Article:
Punishing the Poor: An Assessment of the Administration of Fines and Fees in New Mexico Misdemeanor Courts


In a 2021 case study, ABA found that 73 percent of defendants in New Mexico paid some portion of their fines and fees with jail time.

Low-income people in New Mexico accused of minor crimes are often caught in a vicious cycle where they are jailed because they can’t afford to pay monetary sanctions. In 2018, the American Bar Association (ABA) developed guidance on fairly administering court fines and fees to ensure people are not penalized for being poor. In addition, from 2018 to 2022, the ABA Standing Committee on Legal Aid and Indigent Defense (ABA SCLAID) conducted court observations and interviews of justice system officials in New Mexico’s misdemeanor courts to assess whether their practices align with ABA policy and identify areas for improvement. Researchers found that New Mexico assesses many user fees without providing timely ability to pay assessments, routinely issues bench warrants for failure to appear, and commonly use jail time as credit towards payment for fines and fees. The report also provides recommendations on how New Mexico courts can bring their practices into compliance with ABA policy and the requirements of the U.S. constitution.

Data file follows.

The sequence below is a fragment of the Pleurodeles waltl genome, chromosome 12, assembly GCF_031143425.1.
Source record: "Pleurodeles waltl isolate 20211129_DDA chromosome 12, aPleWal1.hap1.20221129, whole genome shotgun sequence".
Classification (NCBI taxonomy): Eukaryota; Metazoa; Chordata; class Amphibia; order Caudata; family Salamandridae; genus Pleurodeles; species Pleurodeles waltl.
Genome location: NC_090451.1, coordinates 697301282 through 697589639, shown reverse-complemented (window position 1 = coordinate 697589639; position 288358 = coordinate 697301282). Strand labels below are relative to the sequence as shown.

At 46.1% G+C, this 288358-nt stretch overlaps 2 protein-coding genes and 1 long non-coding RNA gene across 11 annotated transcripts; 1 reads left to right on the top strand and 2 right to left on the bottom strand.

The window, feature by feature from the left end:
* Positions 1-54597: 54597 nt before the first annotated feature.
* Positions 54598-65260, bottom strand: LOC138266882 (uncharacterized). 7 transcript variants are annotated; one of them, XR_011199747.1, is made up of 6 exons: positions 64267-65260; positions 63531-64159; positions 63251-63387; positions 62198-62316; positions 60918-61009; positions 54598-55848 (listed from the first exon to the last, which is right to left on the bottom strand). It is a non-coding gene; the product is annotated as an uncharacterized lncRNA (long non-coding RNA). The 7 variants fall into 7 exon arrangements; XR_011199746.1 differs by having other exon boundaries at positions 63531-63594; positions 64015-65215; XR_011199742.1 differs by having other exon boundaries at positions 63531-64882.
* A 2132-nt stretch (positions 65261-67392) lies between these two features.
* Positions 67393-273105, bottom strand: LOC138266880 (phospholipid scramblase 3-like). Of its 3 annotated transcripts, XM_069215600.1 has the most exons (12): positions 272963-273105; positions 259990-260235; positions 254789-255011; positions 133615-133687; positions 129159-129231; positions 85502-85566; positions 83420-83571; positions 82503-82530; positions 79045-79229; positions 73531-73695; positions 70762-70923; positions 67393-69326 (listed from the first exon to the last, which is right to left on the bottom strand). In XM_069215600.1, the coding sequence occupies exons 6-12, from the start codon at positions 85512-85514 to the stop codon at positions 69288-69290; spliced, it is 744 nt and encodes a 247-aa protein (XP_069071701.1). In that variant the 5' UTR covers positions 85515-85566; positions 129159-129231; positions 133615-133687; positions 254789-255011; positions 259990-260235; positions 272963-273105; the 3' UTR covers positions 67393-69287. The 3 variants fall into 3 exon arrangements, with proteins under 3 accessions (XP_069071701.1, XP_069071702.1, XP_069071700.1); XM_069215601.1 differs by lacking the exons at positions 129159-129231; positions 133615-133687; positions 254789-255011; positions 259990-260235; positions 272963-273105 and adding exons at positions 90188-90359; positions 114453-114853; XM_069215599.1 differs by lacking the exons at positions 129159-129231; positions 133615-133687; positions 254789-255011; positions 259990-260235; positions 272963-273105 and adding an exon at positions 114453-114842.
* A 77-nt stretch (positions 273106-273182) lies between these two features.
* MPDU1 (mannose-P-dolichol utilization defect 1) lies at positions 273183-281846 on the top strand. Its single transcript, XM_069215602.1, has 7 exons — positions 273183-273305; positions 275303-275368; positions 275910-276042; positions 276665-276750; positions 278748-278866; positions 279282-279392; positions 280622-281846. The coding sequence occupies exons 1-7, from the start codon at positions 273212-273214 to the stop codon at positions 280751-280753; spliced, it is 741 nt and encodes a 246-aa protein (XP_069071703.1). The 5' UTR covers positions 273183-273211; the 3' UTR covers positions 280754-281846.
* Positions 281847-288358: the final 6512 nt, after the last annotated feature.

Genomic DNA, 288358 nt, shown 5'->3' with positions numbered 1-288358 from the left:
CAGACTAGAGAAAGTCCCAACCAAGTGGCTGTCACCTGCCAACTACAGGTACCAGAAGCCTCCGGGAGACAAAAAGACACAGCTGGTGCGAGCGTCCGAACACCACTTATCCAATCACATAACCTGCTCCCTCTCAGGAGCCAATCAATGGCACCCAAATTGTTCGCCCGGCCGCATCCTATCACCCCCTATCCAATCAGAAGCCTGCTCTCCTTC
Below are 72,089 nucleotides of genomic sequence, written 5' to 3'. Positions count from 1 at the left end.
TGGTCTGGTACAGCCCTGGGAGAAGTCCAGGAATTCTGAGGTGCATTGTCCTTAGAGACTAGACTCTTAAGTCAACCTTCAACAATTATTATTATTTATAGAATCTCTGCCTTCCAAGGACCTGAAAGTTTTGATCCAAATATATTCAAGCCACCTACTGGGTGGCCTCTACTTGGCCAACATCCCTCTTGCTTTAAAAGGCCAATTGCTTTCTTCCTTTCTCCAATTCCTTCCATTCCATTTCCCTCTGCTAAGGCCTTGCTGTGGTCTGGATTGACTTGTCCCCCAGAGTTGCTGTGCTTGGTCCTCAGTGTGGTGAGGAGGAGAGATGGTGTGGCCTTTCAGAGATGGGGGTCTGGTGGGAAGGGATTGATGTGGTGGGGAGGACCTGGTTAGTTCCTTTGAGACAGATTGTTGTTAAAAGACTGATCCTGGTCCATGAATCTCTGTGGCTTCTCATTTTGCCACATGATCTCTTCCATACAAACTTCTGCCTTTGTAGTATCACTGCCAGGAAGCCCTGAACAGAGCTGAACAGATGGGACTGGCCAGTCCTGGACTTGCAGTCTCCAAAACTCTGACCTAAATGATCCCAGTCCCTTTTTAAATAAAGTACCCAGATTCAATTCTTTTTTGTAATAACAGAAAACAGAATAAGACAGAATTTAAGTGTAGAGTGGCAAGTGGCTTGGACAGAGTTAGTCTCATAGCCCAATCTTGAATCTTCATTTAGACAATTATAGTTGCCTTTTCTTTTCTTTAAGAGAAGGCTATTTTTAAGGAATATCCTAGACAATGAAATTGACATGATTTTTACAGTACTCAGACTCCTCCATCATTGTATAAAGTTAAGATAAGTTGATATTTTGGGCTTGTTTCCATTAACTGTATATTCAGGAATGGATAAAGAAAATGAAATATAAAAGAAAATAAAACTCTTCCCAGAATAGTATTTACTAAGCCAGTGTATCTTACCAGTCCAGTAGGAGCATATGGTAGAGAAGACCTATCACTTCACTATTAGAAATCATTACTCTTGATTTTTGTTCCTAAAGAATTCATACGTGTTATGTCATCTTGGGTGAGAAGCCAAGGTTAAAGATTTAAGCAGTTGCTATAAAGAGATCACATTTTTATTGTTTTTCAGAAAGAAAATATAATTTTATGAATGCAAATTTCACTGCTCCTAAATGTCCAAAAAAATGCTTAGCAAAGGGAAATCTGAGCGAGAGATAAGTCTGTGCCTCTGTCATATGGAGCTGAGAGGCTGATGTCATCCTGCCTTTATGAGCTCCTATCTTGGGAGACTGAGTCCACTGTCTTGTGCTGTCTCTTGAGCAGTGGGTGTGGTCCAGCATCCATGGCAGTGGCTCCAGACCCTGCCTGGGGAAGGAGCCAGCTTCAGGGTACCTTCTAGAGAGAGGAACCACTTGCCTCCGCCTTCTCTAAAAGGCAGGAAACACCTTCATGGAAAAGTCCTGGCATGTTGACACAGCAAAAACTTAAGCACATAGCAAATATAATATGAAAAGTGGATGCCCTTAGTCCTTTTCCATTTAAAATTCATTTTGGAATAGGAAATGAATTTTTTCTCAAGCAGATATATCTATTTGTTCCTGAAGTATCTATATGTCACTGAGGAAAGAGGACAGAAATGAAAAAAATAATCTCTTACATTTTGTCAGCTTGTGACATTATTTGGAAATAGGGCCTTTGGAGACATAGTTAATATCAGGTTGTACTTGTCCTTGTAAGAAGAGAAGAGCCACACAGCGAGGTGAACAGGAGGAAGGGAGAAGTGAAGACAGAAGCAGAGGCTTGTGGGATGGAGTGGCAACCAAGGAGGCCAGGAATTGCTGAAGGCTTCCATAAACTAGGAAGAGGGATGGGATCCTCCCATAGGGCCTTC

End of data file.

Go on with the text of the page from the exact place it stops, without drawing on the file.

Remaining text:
You can read the full text here

Key Findings:

  • Bench warrants are routinely issued for failure to appear, failure to comply, or failure to pay, and accompanied by a fee of $100.
  • Results of a 2017 case study on bench warrants found 66 percent of individuals received at least one bench warrant, and 11 percent received three or more.
  • New Mexico’s Motor Vehicle Department will issue an indefinite suspension of an individual’s driver’s license when a bench warrant is issued.
  • New Mexico allows individuals to complete community service in lieu of payment and each hour is credited $7.25/hour; an individual would need to complete almost 50 hours of community service to pay off $350 worth of fees.


  • Eliminate or reduce court fees.
  • Conduct ability to pay assessments at the time fines or fees are imposed.
  • Conduct an ability-to-pay hearing before jailing someone for nonpayment.
  • Improve alternative payment options that are personalized for each individual.
American Bar Association Standing Committee on Legal Aid and Indigent Defense & Arnold Ventures